People queue to cast their vote at a polling station in Soweto in the country's first democratic elections in this April 1994 file photo. Photo: Denis Farrell

More people cast their vote in these elections than ever but voter turnout was also at its lowest level since 1999, writes Craig Dodds.



More people cast their vote in these elections than ever, according to the IEC, but voter turnout was also at its lowest level since 1999 – the first elections in which there was a proper voters’ roll.

This continues a worrying trend of declining voter turnout and, when the number of votes cast is compared to the voting-age population, the figure is even lower.

By late yesterday, with 99.74 percent of the vote counted, total voter turnout in elections 2014 stood at 73.38 percent.

This is down from 89.28 percent in 1999, 76.73 percent in 2004 and 77.3 percent in 2009.

“You can twist statistics in any way, but what we should be looking at is not just the numbers, but the proportion of the population which ought to have voted, and that is what has declined,” said independent political analyst Dr Somadoda Fikeni.

South Africa compares well with African peers, but not with Scandinavian countries like Denmark and Norway, for example, or Australia, where voting is compulsory.

According to the website International Institute for Democracy and Electoral Assistance, Ghana had a turnout of 80 percent in its last elections in 2012, Tanzania 39.49 percent in 2010 and Zambia 53.65 percent in 2011.

Denmark had a turnout of 87.74 percent in 2011, Norway 78.23 percent in 2013 and Australia 93.23 percent in 2013.

These countries also had very high levels of voter turnout in relation to the numbers of people eligible to vote – consistent with high levels of voter registration.

Fikeni said while South Africa’s figures were still “reasonable”, it was worrying that they had been declining progressively.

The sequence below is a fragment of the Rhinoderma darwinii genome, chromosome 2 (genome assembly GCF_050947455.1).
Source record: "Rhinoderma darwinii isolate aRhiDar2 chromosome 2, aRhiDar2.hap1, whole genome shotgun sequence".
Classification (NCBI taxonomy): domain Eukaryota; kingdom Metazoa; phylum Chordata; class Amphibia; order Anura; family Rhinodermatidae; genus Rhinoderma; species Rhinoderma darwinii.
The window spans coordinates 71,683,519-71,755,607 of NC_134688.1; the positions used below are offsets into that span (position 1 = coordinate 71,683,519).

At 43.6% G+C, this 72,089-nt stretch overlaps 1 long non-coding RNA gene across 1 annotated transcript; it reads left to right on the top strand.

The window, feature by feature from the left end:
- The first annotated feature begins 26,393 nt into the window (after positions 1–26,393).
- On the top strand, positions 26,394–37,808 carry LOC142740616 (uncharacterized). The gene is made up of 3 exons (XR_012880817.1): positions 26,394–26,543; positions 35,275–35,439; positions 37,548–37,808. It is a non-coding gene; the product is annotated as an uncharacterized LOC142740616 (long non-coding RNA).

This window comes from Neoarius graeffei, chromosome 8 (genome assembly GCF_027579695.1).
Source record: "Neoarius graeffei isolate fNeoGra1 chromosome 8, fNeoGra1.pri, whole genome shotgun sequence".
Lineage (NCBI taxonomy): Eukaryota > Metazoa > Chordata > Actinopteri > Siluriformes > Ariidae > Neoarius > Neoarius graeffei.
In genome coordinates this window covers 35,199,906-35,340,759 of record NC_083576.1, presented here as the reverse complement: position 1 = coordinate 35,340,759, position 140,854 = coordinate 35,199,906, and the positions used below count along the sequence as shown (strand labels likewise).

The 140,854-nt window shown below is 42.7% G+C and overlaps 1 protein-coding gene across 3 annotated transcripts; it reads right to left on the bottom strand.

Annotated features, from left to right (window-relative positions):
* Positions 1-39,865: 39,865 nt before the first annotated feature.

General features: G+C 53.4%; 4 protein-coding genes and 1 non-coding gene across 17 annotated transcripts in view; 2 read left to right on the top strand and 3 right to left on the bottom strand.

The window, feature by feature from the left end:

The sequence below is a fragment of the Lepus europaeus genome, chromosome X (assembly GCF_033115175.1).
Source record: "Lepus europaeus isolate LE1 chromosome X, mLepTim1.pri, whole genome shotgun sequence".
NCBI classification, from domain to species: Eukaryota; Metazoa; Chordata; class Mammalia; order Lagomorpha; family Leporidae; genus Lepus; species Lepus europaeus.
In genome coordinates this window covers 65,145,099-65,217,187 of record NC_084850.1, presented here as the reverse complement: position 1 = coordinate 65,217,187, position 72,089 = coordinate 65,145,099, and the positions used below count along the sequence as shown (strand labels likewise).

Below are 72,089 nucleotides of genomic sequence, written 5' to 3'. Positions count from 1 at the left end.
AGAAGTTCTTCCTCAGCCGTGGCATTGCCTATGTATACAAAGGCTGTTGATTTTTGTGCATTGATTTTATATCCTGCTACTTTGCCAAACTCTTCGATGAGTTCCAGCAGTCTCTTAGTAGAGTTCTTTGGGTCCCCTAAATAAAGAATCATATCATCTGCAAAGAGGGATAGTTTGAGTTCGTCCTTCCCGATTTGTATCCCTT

“The most disaffected persons at the bottom of the socioeconomic ladder are the ones who are most likely not going to participate in the system,” Fikeni said.

“The question is, how do they express their frustration if they are not participating inside.”

The numbers would be of little concern for an established democracy, “but for us it’s young people, angry at the fact that you have no opportunities, who may be outside the margins and do not see themselves as stakeholders in our nation-building project.

“That can be destructive in a sense of causing social disorder. So it’s not just voter turnout and apathy, but the kind of population that is outside, which tends to turn out in numbers when you have protests, some of which can be violent.”

A sense of powerlessness was behind the trend, he said, with many believing their vote made no difference.

The sense of alienation also extended beyond politics.

“They believe the big corporates have disproportionate power, and little is done – whether people collude on the prices of bread or anything. More of a slap on the wrist is what follows.”

He attributed the high turnout in Scandinavian countries to higher levels of political consciousness and civic activism there.

Citizens also had evidence of influencing policies.

“Also, their political parties tend to be ideologically distinct – you’re either for a social democratic system or a more conservative system, one coming with a welfare system and higher taxes. So the policy issues are very important there,” Fikeni said.

He did not advocate compulsory voting in South Africa.

“Let the turnout be voluntary, because once you force people and even punish those who do not turn out, you have a grudging compliance with the system, and people who have been living under a coercive system for centuries just do not like the word compulsory.”

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Weekend Argus